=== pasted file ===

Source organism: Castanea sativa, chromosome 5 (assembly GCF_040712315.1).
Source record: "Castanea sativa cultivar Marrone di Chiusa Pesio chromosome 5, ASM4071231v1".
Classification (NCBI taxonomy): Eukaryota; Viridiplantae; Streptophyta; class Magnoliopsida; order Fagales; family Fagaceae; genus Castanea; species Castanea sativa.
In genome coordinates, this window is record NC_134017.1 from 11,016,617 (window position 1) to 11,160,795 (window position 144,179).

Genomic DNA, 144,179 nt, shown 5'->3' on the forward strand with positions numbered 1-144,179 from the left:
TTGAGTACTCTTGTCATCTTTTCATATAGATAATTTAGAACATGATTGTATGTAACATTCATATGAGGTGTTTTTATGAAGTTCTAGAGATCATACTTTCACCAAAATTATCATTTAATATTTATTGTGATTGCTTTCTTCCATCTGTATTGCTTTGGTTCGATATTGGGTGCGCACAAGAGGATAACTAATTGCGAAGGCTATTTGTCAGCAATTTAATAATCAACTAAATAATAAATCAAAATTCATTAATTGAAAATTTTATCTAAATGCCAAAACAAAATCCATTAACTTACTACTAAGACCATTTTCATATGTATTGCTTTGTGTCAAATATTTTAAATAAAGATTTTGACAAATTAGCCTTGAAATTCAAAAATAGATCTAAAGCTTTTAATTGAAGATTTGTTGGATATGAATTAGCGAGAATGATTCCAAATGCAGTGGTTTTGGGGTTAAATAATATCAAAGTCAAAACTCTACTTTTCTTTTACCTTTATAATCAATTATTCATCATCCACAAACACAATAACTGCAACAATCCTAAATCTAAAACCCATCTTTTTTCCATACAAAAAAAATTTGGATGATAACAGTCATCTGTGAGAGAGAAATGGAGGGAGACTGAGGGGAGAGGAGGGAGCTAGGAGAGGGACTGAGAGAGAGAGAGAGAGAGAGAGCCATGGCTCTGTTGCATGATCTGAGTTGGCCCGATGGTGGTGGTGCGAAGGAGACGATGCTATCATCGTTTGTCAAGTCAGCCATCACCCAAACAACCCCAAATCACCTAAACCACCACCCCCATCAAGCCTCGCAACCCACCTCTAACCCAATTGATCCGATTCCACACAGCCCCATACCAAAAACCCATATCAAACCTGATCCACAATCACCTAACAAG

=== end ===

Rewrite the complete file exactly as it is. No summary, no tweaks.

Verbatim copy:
Source organism: Castanea sativa, chromosome 5 (assembly GCF_040712315.1).
Source record: "Castanea sativa cultivar Marrone di Chiusa Pesio chromosome 5, ASM4071231v1".
Classification (NCBI taxonomy): Eukaryota; Viridiplantae; Streptophyta; class Magnoliopsida; order Fagales; family Fagaceae; genus Castanea; species Castanea sativa.
In genome coordinates, this window is record NC_134017.1 from 11,016,617 (window position 1) to 11,160,795 (window position 144,179).

Genomic DNA, 144,179 nt, shown 5'->3' on the forward strand with positions numbered 1-144,179 from the left:
TTGAGTACTCTTGTCATCTTTTCATATAGATAATTTAGAACATGATTGTATGTAACATTCATATGAGGTGTTTTTATGAAGTTCTAGAGATCATACTTTCACCAAAATTATCATTTAATATTTATTGTGATTGCTTTCTTCCATCTGTATTGCTTTGGTTCGATATTGGGTGCGCACAAGAGGATAACTAATTGCGAAGGCTATTTGTCAGCAATTTAATAATCAACTAAATAATAAATCAAAATTCATTAATTGAAAATTTTATCTAAATGCCAAAACAAAATCCATTAACTTACTACTAAGACCATTTTCATATGTATTGCTTTGTGTCAAATATTTTAAATAAAGATTTTGACAAATTAGCCTTGAAATTCAAAAATAGATCTAAAGCTTTTAATTGAAGATTTGTTGGATATGAATTAGCGAGAATGATTCCAAATGCAGTGGTTTTGGGGTTAAATAATATCAAAGTCAAAACTCTACTTTTCTTTTACCTTTATAATCAATTATTCATCATCCACAAACACAATAACTGCAACAATCCTAAATCTAAAACCCATCTTTTTTCCATACAAAAAAAATTTGGATGATAACAGTCATCTGTGAGAGAGAAATGGAGGGAGACTGAGGGGAGAGGAGGGAGCTAGGAGAGGGACTGAGAGAGAGAGAGAGAGAGAGAGCCATGGCTCTGTTGCATGATCTGAGTTGGCCCGATGGTGGTGGTGCGAAGGAGACGATGCTATCATCGTTTGTCAAGTCAGCCATCACCCAAACAACCCCAAATCACCTAAACCACCACCCCCATCAAGCCTCGCAACCCACCTCTAACCCAATTGATCCGATTCCACACAGCCCCATACCAAAAACCCATATCAAACCTGATCCACAATCACCTAACAAG